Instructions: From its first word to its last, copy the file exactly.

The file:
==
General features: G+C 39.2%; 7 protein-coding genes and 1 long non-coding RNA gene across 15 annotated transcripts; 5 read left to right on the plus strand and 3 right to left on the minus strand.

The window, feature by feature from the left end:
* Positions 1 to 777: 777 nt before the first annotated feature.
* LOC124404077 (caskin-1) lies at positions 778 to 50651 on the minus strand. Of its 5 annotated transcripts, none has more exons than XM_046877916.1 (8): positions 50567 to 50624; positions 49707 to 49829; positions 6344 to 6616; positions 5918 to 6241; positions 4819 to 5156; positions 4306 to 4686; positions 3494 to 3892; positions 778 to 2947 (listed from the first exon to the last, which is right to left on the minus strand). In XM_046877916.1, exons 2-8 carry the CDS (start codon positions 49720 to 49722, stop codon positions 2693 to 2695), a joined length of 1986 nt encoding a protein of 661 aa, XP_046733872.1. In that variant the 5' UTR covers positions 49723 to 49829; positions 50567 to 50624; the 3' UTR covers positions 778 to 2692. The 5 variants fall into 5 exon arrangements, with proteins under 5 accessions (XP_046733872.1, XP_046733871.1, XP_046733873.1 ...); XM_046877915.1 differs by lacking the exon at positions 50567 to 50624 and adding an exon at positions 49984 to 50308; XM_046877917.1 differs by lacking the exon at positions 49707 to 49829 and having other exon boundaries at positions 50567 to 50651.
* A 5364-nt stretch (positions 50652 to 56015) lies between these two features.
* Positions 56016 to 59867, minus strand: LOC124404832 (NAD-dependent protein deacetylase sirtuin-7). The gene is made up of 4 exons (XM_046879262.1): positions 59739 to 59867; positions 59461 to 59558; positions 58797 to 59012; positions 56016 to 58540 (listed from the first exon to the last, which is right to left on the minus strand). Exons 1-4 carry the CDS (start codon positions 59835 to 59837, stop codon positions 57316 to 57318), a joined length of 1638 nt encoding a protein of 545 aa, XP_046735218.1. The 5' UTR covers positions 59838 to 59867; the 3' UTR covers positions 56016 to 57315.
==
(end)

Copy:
General features: G+C 39.2%; 7 protein-coding genes and 1 long non-coding RNA gene across 15 annotated transcripts; 5 read left to right on the plus strand and 3 right to left on the minus strand.

The window, feature by feature from the left end:
* Positions 1 to 777: 777 nt before the first annotated feature.
* LOC124404077 (caskin-1) lies at positions 778 to 50651 on the minus strand. Of its 5 annotated transcripts, none has more exons than XM_046877916.1 (8): positions 50567 to 50624; positions 49707 to 49829; positions 6344 to 6616; positions 5918 to 6241; positions 4819 to 5156; positions 4306 to 4686; positions 3494 to 3892; positions 778 to 2947 (listed from the first exon to the last, which is right to left on the minus strand). In XM_046877916.1, exons 2-8 carry the CDS (start codon positions 49720 to 49722, stop codon positions 2693 to 2695), a joined length of 1986 nt encoding a protein of 661 aa, XP_046733872.1. In that variant the 5' UTR covers positions 49723 to 49829; positions 50567 to 50624; the 3' UTR covers positions 778 to 2692. The 5 variants fall into 5 exon arrangements, with proteins under 5 accessions (XP_046733872.1, XP_046733871.1, XP_046733873.1 ...); XM_046877915.1 differs by lacking the exon at positions 50567 to 50624 and adding an exon at positions 49984 to 50308; XM_046877917.1 differs by lacking the exon at positions 49707 to 49829 and having other exon boundaries at positions 50567 to 50651.
* A 5364-nt stretch (positions 50652 to 56015) lies between these two features.
* Positions 56016 to 59867, minus strand: LOC124404832 (NAD-dependent protein deacetylase sirtuin-7). The gene is made up of 4 exons (XM_046879262.1): positions 59739 to 59867; positions 59461 to 59558; positions 58797 to 59012; positions 56016 to 58540 (listed from the first exon to the last, which is right to left on the minus strand). Exons 1-4 carry the CDS (start codon positions 59835 to 59837, stop codon positions 57316 to 57318), a joined length of 1638 nt encoding a protein of 545 aa, XP_046735218.1. The 5' UTR covers positions 59838 to 59867; the 3' UTR covers positions 56016 to 57315.